In 2014, the spotted lanternfly made its first appearance in Pennsylvania in Berks County, located in the southeast region of the state. Now the invasive pest can be found in 45 of Pennsylvania’s 67 counties, including Allegheny, Beaver, Washington and Westmoreland counties.
Unfortunately, with that small insect comes big trouble—Penn State economists estimate that if not contained, the spotted lanternfly could potentially drain Pennsylvania’s economy of at least $324 million annually.
Originally from Southeast Asia, the insect has spread across the state as well as through New Jersey, New York, Ohio, Connecticut, Maryland, Delaware, Virginia, and West Virginia by hitching rides on ground transportation.
“The spotted lanternfly is a really avid hitchhiker,” said Chris VandenBosche, Penn State Extension educator and Master Gardener volunteer coordinator of the pest that is thought to have entered the U.S. on a shipment of landscaping rock. “They are very poor fliers, so they don’t fly long distances. The bugs lay their egg masses on trains, trucks, RVs or other vehicles traveling between counties, and those eggs hatch when they’ve matured.”
Checking for egg masses on your vehicle, camping equipment or any other items stored outdoors can help prevent you from accidentally bringing them to your favorite places or back to your own yard.
According to VandenBosche, the spotted lanternflies’ biggest impact on the state is as an agricultural pest that impacts fruit production—most critically grapevines, but also fruit trees. The pest feeds on sap from over 70 different plant species, including other economically important plants such as maple trees, black walnut, birch, and willow. The feeding damage significantly stresses the plants, which can lead to decreased health and potentially death.
“They don’t normally kill plants like trees and shrubs, except for brand new saplings,” said VandenBosche. “They do take out Tree of Heaven, another invasive species, which comes from the same region in Southeast Asia. It’s a familiar meal to them.”
As the insects feed, they excrete a sugary substance known as honeydew, which attracts bees, wasps, and other insects. The honeydew also promotes the growth of fungi.
“This dark, grayish black, sooty mold occurs pretty much anywhere the waste falls,” said VandenBosche. “If it grows on pachysandra, for example, the plant can struggle to photosynthesize, because it obscures the surface of the leaves from getting sunlight.”
While most homeowners and gardeners find the spotted lanternfly to simply be a nuisance—it does not bite, is not venomous, and has not shown to be poisonous to household pets—it’s still important to try to get rid of the insects before they cause too much damage.
Spotting the Spotted Lanternfly
While it can be difficult to spot a spotted lanternfly in the nymph stage when they are no bigger than a pencil eraser, it’s pretty easy to identify them as adults.
“Because they are very poor fliers, they mostly jump—and they’re very clumsy,” said VandenBosche. “A lot of times that means they’re bumping into you.”
The adult spotted lanternfly is about an inch long and has grey wings with black spots. When it opens its wings, it reveals a bright red underwing. And there’s a good chance that if you see one….there will be more.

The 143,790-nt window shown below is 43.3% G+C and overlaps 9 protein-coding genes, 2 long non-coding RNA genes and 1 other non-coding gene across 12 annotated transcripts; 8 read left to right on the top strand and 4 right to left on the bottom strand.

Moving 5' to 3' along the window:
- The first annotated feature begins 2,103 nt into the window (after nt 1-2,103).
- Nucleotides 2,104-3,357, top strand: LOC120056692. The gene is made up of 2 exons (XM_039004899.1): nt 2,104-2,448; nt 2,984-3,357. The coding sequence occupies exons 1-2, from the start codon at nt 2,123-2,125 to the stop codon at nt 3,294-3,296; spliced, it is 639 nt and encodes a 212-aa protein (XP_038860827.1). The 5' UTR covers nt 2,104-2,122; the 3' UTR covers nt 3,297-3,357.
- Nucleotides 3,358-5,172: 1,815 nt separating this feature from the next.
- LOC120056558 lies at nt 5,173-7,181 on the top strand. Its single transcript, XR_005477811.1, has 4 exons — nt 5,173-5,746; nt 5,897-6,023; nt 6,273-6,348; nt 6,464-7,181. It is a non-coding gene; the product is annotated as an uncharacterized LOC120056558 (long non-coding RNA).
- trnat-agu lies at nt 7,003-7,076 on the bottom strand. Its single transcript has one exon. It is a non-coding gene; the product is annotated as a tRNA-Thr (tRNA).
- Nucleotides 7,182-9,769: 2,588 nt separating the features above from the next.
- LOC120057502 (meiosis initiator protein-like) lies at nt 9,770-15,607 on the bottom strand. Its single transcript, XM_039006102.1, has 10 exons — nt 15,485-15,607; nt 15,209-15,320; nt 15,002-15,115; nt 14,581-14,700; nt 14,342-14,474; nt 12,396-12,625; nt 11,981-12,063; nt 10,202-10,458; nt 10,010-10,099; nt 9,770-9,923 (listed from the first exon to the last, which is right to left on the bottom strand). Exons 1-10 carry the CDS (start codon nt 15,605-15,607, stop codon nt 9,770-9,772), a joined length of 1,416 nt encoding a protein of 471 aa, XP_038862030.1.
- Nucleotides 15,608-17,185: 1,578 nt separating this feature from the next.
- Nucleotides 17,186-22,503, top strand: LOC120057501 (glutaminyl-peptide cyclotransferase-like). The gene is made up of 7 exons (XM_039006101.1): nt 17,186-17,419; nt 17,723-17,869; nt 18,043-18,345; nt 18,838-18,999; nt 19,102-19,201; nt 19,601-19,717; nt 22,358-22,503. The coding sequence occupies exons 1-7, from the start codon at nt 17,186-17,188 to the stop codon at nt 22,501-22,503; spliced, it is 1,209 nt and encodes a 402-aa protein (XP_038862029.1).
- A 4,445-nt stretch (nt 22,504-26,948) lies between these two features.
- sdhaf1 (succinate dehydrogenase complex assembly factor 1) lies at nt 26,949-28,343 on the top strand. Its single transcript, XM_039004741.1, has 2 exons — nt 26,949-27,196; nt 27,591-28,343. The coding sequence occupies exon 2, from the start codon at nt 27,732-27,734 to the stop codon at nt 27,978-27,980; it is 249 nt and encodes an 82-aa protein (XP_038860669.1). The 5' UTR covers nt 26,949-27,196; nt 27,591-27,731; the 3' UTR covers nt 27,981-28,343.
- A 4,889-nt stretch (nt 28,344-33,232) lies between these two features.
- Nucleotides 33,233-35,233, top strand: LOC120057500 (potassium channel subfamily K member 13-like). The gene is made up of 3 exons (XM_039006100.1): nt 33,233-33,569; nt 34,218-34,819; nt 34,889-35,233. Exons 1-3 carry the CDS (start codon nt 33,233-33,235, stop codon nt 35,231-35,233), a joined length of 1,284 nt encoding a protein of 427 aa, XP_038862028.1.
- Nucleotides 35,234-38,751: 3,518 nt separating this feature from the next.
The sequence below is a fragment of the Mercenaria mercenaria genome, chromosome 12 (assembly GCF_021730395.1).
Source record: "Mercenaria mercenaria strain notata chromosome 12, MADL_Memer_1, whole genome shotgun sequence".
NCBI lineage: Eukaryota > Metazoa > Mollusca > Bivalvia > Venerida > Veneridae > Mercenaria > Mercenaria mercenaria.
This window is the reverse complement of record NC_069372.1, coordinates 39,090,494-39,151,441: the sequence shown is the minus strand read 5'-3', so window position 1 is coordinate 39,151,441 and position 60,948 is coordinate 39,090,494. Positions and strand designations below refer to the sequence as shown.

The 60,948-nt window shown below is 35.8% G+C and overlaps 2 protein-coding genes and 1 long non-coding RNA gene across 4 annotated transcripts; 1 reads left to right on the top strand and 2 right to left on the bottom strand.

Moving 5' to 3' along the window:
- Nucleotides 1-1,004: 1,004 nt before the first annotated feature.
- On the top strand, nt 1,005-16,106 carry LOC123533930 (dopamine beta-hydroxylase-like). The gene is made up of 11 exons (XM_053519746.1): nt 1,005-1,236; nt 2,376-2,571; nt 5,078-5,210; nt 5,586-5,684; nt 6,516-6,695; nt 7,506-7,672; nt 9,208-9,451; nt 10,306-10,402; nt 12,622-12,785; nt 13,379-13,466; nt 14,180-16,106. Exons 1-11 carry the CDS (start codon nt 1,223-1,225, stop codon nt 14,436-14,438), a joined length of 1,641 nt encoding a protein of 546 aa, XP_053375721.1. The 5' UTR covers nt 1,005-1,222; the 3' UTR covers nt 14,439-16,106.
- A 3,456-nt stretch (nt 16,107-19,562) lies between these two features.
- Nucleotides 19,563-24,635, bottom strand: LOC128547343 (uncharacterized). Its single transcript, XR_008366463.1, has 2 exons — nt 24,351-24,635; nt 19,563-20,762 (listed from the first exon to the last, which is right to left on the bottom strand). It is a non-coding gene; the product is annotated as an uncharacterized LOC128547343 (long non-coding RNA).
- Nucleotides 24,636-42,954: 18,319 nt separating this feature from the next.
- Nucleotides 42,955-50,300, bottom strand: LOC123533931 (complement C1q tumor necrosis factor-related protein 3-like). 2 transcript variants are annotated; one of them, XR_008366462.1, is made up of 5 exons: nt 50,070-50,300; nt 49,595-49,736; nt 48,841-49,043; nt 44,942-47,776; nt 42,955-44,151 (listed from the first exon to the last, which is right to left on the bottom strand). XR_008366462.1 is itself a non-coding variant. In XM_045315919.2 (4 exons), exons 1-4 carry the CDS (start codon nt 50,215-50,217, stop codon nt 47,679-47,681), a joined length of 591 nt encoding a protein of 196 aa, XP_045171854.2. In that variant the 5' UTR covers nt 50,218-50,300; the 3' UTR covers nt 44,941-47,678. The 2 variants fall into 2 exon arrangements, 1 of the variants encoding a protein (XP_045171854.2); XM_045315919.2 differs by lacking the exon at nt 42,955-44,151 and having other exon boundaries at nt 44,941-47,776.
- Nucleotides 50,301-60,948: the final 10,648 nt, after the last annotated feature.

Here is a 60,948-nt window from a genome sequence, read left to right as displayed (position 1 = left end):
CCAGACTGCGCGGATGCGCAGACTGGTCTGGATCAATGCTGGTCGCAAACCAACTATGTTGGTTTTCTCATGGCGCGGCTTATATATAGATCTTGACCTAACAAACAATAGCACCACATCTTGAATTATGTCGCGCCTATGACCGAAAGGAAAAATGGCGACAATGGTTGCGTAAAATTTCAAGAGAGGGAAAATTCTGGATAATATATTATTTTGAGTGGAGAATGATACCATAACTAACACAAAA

“They are even in downtown Pittsburgh, with an especially heavy population around the rivers,” said VandenBosche.
Depending on the size of an infestation, the Penn State Extension office is happy to provide advice on whether to wait out the pest to see if the population decreases or to use eradication measures. VandenBosche said that homeowners who find egg masses should scrape them off of trees and submerge them in rubbing alcohol or hand sanitizer—if they are just thrown in the garbage, they will still hatch.
She added that while there are direct contact pesticides approved for eradicating the spotted lanternfly, it needs to be sprayed directly on the insect, which is quite labor intensive—especially if they’re located on the top of a 40-foot oak. Systemic pesticides, which are absorbed by a tree and enter the insect during their feeding, are available, but small quantities such as a homeowner needs may be difficult to purchase.
“If you have a high value tree, you can speak to an arborist about possible approaches,” said VandenBosche, adding that the Penn State Extension office does offer demos on how to build a spotted lanternfly trap that can funnel the pests into a bottle or bag as they climb trees for easier disposal.
“It’s really important to not use sticky traps at all costs,” she added, noting that this was originally recommended as a disposal method. “We’ve found far too much bycatch in these traps, including critical populations of endangered insects, small birds and bats.”
The extension office also asks that people report spotted lanternfly sightings to Penn State when they are first spotted in an area, especially in a county where they have not been seen before. Reach Penn State by calling 1-888-4BAD-FLY or 1-888-422-3359 or visit the website at www.extension.psu.edu/SLF.
If you have questions or concerns about the spotted lanternfly or other garden issues, you can talk to a master gardener by calling the hotline staffed by volunteers at 412-482-3476, or you can email firstname.lastname@example.org.
On July 29, the master gardeners will also be holding Garden in the Park, a free event for the public at North Park from 9 a.m. to 1 p.m. “We’ll have tons of master gardeners there who will be answering a wide variety of questions and will also be providing information on the spotted lanternfly,” said VandenBosche.